Recognised initiator in Latin America of thought and action with environmental criteria, he founded the CEPA Foundation in La Plata in 1974, the first environmental NGO in the Region. Doctorate in Madrid in Sustainability and Urban Regeneration, he is one of the top developers of urban projects and plans in Latin America. Forty cities (metropolis, large and small cities) were designed with his leadership. He created and developed the concept of Ambitectura (building inspired by the environment) that he has applied to countless works of architecture, urban design and development. He has received many awards and distinctions, among which include: • Illustrious citizen of La Plata (2018) • International Citizen, Cuernavaca (2017) • Illustrious graduate of the National University of La Plata (2016) • First Prize in Urban Planning, College of Architects of the Province of Buenos Aires (2008) • Second Prize “New Town of Clarendon” Competition, Jamaica, International Union of Architects (2000) • Director UNESCO / FLACAM Chair for Sustainable Development (1995 and continues) • President of FLACAM (Latin American Forum of Environmental Sciences) 1990 and continues. He has been working on La Plata and its region since 1980, especially on projects for the strategic development of the region and the consideration of La Plata as world heritage.
Architect (La Plata, 1977), Building Conservator (Buenos Aires, 1989). Between 1977 and 1991, he worked as urban planner and coordinator of the Committee on urban and architectural heritage of La Plata, and, between 2004 and 2006, he was Director of Heritage Preservation in La Plata. Since 1991, he works as researcher on urban conservation and modern heritage at the Commission for Scientific Research of the Province of Buenos Aires. He is Adviser at the National Commission for Historic Monuments and Sites and Professor at La Plata University, where he directs the Institute of Research on Tourism.Academic Director, Postgraduate Course on Heritage and Sustainable Tourism, UNESCO Chair on Cultural Tourism (Universidad Nacional de Tres de Febrero and Asociación Amigos del Museo Nacional de Bellas Artes, Argentina).He started his collaboration with ICOMOS in 1982. Elected Member of the Executive Committee in 2008, he occupies a Vice‐Presidency between 2010 and 2017. From 2000 onwards, he acts as expert in evaluation, monitoring and advisory missions related to the implementation of the World Heritage Convention. He has chaired the ICOMOS World Heritage Working Group and, between 2015 and 2017, co-chaired the Panel in charge of the evaluation of nominations to the World Heritage List. UNESCO consultant in projects related to cultural heritage, he has also collaborated in activities of the Getty Conservation Institute, the Organization of World Heritage Cities and the World Monuments Fund. He has acted as adviser and lecturer on cultural heritage issues in different countries of the Americas, Europe and Asia.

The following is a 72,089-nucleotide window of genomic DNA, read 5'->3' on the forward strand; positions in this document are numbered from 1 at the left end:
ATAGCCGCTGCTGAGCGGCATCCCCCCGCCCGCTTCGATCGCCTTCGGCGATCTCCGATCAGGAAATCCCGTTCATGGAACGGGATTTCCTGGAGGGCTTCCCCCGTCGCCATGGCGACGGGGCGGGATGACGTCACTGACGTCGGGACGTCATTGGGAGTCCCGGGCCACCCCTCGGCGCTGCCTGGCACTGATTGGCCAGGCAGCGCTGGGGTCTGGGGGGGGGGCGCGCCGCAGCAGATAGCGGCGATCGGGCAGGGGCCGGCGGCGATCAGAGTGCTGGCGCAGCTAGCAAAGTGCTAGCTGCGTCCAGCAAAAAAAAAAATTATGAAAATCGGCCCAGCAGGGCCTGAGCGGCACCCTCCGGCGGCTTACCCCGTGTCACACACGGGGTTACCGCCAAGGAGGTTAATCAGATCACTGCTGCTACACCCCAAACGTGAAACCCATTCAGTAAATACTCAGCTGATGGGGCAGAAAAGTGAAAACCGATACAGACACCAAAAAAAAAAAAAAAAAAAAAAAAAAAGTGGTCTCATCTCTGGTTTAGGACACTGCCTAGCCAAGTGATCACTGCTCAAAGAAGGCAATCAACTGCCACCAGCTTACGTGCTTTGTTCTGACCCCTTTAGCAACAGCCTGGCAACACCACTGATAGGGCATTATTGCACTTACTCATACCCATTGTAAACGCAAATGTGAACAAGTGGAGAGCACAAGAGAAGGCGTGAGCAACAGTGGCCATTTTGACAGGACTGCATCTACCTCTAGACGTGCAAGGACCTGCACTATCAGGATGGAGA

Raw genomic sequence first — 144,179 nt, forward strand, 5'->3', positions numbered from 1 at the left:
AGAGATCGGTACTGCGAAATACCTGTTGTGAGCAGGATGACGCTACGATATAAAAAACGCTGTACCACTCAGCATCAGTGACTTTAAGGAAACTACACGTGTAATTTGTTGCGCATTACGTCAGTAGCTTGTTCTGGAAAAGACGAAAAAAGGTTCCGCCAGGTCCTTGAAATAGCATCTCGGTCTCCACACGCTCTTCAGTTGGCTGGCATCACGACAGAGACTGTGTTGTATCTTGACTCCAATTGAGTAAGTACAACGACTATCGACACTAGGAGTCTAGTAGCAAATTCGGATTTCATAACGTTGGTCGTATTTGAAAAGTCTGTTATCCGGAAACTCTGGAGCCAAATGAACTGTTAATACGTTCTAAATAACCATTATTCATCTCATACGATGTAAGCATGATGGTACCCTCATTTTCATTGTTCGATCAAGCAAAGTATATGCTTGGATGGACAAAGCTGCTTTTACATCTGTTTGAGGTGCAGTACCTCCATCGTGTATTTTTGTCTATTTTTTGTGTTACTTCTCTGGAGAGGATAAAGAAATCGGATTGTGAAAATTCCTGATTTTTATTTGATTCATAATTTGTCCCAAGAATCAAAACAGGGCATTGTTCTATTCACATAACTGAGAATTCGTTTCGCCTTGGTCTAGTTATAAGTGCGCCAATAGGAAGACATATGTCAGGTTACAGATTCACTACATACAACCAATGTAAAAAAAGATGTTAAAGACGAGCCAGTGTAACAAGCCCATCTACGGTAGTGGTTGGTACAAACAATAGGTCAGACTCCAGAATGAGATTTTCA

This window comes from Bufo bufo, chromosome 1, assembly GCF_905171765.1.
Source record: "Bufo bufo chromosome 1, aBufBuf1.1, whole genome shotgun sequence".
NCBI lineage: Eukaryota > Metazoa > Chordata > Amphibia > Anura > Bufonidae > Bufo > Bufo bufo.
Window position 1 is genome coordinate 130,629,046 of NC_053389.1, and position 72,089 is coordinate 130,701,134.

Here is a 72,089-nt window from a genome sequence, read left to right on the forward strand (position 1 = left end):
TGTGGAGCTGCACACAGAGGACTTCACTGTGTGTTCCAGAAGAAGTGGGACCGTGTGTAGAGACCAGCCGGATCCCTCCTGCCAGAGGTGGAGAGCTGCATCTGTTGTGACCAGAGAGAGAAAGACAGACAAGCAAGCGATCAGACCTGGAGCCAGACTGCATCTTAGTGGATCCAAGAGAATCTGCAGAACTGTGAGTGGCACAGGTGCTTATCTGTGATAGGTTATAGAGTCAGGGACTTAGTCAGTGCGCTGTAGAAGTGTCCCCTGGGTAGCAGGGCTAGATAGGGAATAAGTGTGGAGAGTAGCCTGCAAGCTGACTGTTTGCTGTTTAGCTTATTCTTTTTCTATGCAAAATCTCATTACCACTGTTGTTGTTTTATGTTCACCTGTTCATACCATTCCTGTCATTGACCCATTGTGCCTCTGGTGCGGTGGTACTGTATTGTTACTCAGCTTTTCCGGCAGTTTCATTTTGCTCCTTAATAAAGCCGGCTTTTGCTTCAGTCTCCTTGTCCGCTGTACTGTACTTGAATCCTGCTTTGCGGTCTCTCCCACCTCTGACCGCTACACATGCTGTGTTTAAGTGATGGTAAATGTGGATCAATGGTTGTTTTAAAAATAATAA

Gabriel Caballero is the Focal Point for the Sustainable Development Goals for ICOMOS and acts as facilitator and coordinator for ICOMOS’ work in relation to the global sustainable development policy arena. He coordinates the activities of the SDGs Working Group, develops ideas and monitors progress to support the implementation of the ICOMOS Action Plan for Cultural Heritage and Localizing the Sustainable Development Goals. Mr. Caballero is also an expert member of the International Scientific Committee on Cultural Landscapes and specialises on sensitive landscape design interventions, cultural landscape research, culture-nature linkages and world heritage evaluations in rapidly urbanizing areas in Asia.
Dr. Nabegh Ghazal Asswad graduated from the University of Nottingham in 2005. He is currently the Conservation officer at BirdLife Middle East in Amman, coordinating the conservation and awareness activities of the EU LIFE Egyptian Vulture New Life Project in the Middle East. He is a member of the IUCN World Commission on Protected Areas (WCPA), Expert Assessment Group for Green List (EAGL) in the Middle East, Arabian Peninsula Plant Specialists Group (APPSG) and member of the IUCN Regional Conservation Forum for the Middle East. He has been a Vice President of OSME since 2013, and assisted in editing and revising both the Hard and Digital Arabic versions of the field Guide for Birds of the Middle East. He chaired the Syrian Society for the Conservation of Wildlife (2012-2017) and was involved in various activities for the conservation of birds and for field surveys with SSCW team. He was a senior Lecturer at the University of Aleppo, Syria (2010-2015).